Minor tangent I'd like to touch on: the most odd object in this book is Detective Kinderman. His mannerisms, modest demeanor belying a sharp cunning, and self-deprecating humor is so startlingly like my favorite TV character, Columbo -- in fact, so alike that Blatty accuses the show's creators of lifting his character -- that it struck me to find him in the midst of a quite unsettling book.
What I loved most about the book when I first read it-and what I cherish now-is how real the characters seem. The author, William Peter Blatty, was a graduate of Georgetown University and knew well the world of Jesuit priests. For my money, he did a marvelous job of delving into their humor, their disappointments, and their loneliness. And when he takes a tortured soul like Damien Karras, a priest who is also a brilliant psychologist, and puts him in a room with Satan, well… Let's just say things get really interesting.
One more thing. In rereading the novel and recalling Lee J. Cobb's excellent screen portrayal of Kinderman, I was happily reminded that the author had quite a sense of humor. To me, his dogged cop is Columbo if he'd been Jewish. Seeing this weary flat-foot spar with the dour priest is nothing short of magical.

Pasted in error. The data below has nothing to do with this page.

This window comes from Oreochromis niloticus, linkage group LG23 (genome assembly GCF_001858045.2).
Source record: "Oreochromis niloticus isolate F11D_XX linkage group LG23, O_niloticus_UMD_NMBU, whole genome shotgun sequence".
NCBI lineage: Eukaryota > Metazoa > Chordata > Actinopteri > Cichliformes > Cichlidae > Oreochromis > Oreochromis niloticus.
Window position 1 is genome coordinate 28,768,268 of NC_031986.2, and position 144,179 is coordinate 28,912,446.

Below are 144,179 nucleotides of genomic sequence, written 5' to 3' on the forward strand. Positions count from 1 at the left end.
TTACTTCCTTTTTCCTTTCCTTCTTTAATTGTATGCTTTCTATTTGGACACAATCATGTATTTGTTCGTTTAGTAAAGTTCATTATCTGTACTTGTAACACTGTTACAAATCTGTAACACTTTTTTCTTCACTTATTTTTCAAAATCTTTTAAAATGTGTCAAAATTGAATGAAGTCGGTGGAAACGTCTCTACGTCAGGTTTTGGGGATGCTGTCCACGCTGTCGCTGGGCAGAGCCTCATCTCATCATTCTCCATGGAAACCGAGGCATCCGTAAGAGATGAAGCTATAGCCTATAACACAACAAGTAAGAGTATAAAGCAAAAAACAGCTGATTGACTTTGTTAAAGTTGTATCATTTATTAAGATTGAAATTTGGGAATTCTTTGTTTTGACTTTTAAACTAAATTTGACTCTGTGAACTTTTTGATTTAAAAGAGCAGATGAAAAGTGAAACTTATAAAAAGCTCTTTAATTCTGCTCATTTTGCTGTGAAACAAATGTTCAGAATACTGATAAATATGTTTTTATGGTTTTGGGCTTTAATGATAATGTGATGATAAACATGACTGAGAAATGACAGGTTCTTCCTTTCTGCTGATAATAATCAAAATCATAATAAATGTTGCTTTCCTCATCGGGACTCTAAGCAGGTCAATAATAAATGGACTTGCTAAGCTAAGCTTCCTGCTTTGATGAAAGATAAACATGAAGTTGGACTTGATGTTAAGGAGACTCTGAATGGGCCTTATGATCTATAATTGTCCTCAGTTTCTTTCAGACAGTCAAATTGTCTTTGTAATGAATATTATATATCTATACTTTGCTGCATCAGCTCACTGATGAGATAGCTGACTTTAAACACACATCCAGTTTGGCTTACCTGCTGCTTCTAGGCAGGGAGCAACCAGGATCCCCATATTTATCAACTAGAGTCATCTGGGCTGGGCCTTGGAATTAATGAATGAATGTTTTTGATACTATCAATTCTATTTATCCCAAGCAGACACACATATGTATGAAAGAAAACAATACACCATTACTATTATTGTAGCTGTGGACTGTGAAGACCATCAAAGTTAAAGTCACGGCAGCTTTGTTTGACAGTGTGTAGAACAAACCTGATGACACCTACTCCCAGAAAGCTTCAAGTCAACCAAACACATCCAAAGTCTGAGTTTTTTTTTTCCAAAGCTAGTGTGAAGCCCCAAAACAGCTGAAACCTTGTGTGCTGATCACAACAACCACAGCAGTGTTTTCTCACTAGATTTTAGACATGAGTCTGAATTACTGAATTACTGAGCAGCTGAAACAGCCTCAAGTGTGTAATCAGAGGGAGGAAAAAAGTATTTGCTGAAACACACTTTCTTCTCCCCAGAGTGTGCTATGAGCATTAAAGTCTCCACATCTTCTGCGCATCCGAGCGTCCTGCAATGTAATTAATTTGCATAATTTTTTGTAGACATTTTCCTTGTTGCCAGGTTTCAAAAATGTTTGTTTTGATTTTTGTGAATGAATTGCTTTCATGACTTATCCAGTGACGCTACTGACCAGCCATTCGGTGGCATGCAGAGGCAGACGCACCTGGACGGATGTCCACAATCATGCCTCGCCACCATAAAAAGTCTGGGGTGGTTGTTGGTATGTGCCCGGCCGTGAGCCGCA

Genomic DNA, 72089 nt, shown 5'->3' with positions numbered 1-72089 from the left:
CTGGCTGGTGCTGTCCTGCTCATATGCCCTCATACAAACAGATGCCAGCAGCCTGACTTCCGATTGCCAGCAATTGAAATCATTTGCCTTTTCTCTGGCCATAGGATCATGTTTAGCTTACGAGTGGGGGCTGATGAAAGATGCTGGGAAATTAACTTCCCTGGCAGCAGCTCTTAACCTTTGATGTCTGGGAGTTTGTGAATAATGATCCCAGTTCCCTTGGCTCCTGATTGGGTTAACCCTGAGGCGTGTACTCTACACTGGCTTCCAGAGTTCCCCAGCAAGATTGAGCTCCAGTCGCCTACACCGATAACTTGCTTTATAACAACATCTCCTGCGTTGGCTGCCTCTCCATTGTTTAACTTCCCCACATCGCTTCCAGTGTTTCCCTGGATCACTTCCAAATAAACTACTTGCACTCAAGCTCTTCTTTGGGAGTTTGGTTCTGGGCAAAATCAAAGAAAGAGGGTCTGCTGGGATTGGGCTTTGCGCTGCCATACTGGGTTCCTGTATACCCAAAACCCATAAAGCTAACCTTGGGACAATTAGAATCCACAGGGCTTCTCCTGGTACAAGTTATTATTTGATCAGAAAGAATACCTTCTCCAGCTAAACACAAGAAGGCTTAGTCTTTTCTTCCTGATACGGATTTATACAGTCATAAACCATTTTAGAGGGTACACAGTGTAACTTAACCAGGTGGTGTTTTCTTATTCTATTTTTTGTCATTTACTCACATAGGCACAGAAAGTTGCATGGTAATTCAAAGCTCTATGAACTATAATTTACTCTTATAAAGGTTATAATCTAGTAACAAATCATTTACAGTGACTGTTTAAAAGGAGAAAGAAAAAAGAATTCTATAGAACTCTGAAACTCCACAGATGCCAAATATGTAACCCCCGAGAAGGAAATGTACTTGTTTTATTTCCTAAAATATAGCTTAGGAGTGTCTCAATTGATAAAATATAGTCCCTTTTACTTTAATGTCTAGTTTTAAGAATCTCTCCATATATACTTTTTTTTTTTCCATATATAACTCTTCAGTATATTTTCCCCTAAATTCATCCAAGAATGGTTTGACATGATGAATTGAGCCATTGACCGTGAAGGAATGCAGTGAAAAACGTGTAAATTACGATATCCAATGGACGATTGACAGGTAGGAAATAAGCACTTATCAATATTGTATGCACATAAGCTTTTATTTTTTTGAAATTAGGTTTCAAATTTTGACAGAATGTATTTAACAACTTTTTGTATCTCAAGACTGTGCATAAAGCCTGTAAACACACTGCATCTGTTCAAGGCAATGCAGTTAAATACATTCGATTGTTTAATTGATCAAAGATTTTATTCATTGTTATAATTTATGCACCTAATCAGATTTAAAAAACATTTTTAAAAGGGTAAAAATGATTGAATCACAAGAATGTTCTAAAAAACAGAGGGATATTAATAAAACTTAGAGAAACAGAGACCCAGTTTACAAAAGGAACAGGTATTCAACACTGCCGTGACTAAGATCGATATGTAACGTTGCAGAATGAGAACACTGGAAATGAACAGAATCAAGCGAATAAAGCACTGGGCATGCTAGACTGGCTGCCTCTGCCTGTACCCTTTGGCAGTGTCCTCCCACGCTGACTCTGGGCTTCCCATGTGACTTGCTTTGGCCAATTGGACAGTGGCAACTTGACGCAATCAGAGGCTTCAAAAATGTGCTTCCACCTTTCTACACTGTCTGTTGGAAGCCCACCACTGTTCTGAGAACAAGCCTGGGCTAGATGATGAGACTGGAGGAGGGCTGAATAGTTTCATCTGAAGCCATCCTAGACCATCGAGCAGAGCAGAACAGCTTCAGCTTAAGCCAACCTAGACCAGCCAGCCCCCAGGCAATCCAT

As bad as things get for the girl, Regan, and her mother, Chris, Blatty gives us hope that God will prevail in the end. Without that, this story would have been nihilistic and pointless. An exercise in demonic torture porn. So, whether you are a person of faith or not, if you enjoy horror that is smart, funny, and mind-numbingly scary, I heartily recommend this book. And if, like me, you're Catholic, be sure to keep a Rosary on your nightstand.
With that said I felt as though this was a novel that the film outshined the novel by leaps and bounds! Although there are differences here and there I felt the film adaption was done extremely well, actually better. I felt Linda Blair portrayed a far better Regan than what I pictured from William’s book. Also, I felt that Ellyn Burstyn portrayed a far more enjoyable Chris than Blatty wrote. I felt that Blatty made Chris very flat, repetitive, and downright annoying. Actually, Blatty made Chris a really crappy person as well, and she treated her housekeepers and secretary like garbage. I felt like Father Damien and Father Merrin were the best as far as Blatty writing them, and the casting was on par with the novel.
I was very surprised that this book didn’t terrify me the way I felt it would, and if you are a fan of the film I feel in this case the novel actually was weaker than the film. Although an entertaining read, and fun to say I’ve read it, I wouldn’t really say it is a must read.